Petaluma-Sebastopol bike path takes shape
Sonoma County officials are seeking the community’s input as part of a study to identify potential routes for a bike and pedestrian path that would link Petaluma and Sebastopol.
An April 15 meeting will be held at the Petaluma Veterans Memorial Hall as part of the $248,000 feasibility study launched last year to examine conditions in the corridor situated west of Highway 101 and identify possible alignments for the so-called Petaluma-Sebastopol Trail.
The study, funded by grants from Caltrans, local governments and advocacy groups, will also seek to identify design, assess public benefit and help prioritize segments for construction to determine if the project is feasible to move forward.
Identified in the 2010 Sonoma County Bicycle and Pedestrian Plan, the roughly 13-mile paved trail would have entry points near the Petaluma KOA Campground and Bloomfield Road in Sebastopol, with a connection to the Joe Rodota Trail leading to Santa Rosa.
The community meeting will be held to gauge public interest and get feedback on potential alignments between those points, which are also envisioned to provide connections to schools, churches and points of interest, said Ken Tam, a planner with Sonoma County Regional Parks, which is spearheading the project.
“Part of the community workshop is to get some input from the public that live in that area to look at the benefit of if we were to develop a trail and look at any existing use patterns … If there were improved infrastructure pathways it might encourage people to use them for more walking or biking.”
The trail was initially envisioned to trace the path of the Petaluma and Santa Rosa Railroad, an electric railway that took passengers from Petaluma to Forestville in the early 1900s. But, the right-of-way along the rail line between Sebastopol and Petaluma is divided between a patchwork of private ownership, said Tam, making that specific alignment an unlikely bet for the path.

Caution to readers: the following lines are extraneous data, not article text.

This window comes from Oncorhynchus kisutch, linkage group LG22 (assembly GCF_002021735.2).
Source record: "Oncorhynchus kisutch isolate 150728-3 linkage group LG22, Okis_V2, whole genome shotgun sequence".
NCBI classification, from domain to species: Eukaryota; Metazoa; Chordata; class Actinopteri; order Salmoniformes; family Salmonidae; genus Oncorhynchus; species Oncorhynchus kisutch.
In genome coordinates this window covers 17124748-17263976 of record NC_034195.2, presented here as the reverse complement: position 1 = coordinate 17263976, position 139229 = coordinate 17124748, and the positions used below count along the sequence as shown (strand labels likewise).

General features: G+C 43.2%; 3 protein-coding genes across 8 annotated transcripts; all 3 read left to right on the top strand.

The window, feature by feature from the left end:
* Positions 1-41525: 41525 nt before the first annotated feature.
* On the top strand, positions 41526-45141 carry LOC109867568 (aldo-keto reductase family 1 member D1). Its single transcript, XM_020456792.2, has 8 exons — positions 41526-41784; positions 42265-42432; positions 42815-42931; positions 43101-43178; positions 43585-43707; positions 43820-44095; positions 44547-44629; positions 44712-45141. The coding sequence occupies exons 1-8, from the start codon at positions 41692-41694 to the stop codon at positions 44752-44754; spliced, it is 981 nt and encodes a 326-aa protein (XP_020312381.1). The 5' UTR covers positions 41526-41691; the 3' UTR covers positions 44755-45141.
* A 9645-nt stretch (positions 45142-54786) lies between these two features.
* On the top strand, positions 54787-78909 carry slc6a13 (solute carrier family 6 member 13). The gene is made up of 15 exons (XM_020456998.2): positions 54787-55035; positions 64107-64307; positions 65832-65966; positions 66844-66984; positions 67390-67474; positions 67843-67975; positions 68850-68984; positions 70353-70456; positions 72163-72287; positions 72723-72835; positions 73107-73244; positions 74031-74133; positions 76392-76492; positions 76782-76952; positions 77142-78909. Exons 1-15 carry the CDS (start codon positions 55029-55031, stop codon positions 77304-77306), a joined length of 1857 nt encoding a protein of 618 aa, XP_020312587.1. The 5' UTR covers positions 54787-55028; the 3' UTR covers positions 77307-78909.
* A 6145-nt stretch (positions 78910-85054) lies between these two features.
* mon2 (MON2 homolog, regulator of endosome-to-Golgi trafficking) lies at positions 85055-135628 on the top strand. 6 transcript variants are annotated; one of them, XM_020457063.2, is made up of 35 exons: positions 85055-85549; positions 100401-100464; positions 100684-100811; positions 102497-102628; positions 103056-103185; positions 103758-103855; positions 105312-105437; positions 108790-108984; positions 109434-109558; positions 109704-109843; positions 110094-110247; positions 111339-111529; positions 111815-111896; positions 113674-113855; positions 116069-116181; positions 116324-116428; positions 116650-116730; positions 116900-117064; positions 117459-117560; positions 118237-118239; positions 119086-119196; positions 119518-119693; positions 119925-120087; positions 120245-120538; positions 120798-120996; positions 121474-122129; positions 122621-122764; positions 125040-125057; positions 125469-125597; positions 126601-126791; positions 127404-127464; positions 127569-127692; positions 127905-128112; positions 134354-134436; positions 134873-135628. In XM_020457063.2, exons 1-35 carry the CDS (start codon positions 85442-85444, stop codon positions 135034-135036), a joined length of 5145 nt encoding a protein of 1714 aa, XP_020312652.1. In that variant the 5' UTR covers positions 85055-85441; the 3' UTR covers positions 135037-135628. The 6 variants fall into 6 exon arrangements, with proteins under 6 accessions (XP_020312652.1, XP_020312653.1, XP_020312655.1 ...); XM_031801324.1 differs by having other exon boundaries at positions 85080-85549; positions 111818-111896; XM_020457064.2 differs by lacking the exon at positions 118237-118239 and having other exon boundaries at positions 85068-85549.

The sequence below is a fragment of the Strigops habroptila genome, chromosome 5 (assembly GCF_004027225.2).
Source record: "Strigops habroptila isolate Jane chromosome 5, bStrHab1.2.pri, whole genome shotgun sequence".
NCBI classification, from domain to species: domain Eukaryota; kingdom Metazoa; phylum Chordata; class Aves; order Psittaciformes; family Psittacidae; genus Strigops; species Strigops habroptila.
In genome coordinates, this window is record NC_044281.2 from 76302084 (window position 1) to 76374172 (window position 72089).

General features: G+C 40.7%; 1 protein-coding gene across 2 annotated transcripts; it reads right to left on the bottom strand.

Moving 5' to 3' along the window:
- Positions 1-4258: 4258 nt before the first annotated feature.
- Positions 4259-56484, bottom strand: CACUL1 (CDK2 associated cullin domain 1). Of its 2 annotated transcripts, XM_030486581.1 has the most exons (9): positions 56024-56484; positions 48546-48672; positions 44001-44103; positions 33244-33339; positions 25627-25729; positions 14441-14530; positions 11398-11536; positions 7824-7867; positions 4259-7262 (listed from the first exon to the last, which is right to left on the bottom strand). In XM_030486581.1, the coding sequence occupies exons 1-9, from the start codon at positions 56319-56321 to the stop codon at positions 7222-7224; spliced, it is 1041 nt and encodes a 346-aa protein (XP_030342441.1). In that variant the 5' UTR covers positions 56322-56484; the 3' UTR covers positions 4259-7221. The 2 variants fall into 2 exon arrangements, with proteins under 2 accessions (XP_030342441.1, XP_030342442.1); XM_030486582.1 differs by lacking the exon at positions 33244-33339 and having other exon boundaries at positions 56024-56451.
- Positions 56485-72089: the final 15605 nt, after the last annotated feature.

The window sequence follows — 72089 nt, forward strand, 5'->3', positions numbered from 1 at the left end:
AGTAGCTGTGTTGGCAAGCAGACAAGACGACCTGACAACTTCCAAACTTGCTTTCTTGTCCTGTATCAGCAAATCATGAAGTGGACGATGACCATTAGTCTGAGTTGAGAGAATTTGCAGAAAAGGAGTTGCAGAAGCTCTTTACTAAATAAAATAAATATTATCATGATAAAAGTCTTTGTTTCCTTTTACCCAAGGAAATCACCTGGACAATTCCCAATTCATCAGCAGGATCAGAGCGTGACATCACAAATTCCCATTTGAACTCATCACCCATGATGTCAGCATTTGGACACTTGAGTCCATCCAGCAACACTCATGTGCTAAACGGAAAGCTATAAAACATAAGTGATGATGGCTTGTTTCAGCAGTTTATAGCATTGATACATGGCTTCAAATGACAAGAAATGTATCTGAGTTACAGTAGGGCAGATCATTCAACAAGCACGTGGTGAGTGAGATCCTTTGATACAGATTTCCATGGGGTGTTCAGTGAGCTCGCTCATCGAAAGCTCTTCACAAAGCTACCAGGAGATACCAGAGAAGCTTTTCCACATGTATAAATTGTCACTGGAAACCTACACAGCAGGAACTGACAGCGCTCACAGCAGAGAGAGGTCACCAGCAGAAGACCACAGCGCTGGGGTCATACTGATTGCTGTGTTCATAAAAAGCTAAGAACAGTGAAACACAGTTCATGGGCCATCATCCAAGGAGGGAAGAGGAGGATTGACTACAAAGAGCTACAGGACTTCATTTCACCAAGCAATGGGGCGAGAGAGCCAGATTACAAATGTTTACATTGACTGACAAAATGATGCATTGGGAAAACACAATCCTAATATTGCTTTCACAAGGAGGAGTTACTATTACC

Amid concern from property owners, engineers from Questa Engineering have focused instead on creating separate trails along existing roadways including Highway 116, Stony Point Road and other streets, he said.
Sonoma County Supervisor David Rabbitt, who represents Petaluma, said he’s heard from residents concerned about the impacts on their property.
“People think that the county is going to come in and do rails to trails and put an eight-foot wide asphalt trail on top, but that’s not the case here because they don’t have the continuous property rights,” he said. “And you have the issues in some areas of peoples’ backyards that are right along the path, and they’re nervous about what that means … I heard that loud and clear and I do think there are other ways.”
A draft feasibility study incorporating public comments, options and alternatives should be wrapped up by July for public review and feedback, with a final study released by November for review by the Board of Supervisors the following month, Tam said.
Rabbitt expressed support for boosting connectivity between the two cities, but suggested planners consider options that could take advantage of other trails, like a proposed Sonoma Marin Area Rail Transit bike and pedestrian path or choose routes like Highway 116.
“The connectivity and to be able to have the bike routes is a good thing,” he said.
Melissa Hatheway, chair of Petaluma’s Pedestrian and Bicycle Advisory Committee, said the trail would be a boon for a wide range of cyclists.
“The engineers totally envisioned it as a recreational opportunity, but they didn’t really realize that people would probably also use it for commuting,” she said.
Joe Morgan, part of the 250-member Petaluma Wheelmen Cycling Club and a member of Sonoma County Pedestrian and Bicycle Advisory Committee praised the plans. His cycling club helped raise money to fund the feasibility study for the trail, he said.
“There are some alternatives and things we can look at to get the trail to Sebastopol,” he said “That would be the dream. We want to get it built.”
Early estimates price the path at roughly $4.5 million, according to the 2010 plan.
“First of all we want to find out if it’s feasible,” Tam said. “And then we’re going to have to do environmental work as well as to secure funding. That’s going to be one of the things that takes the most time.”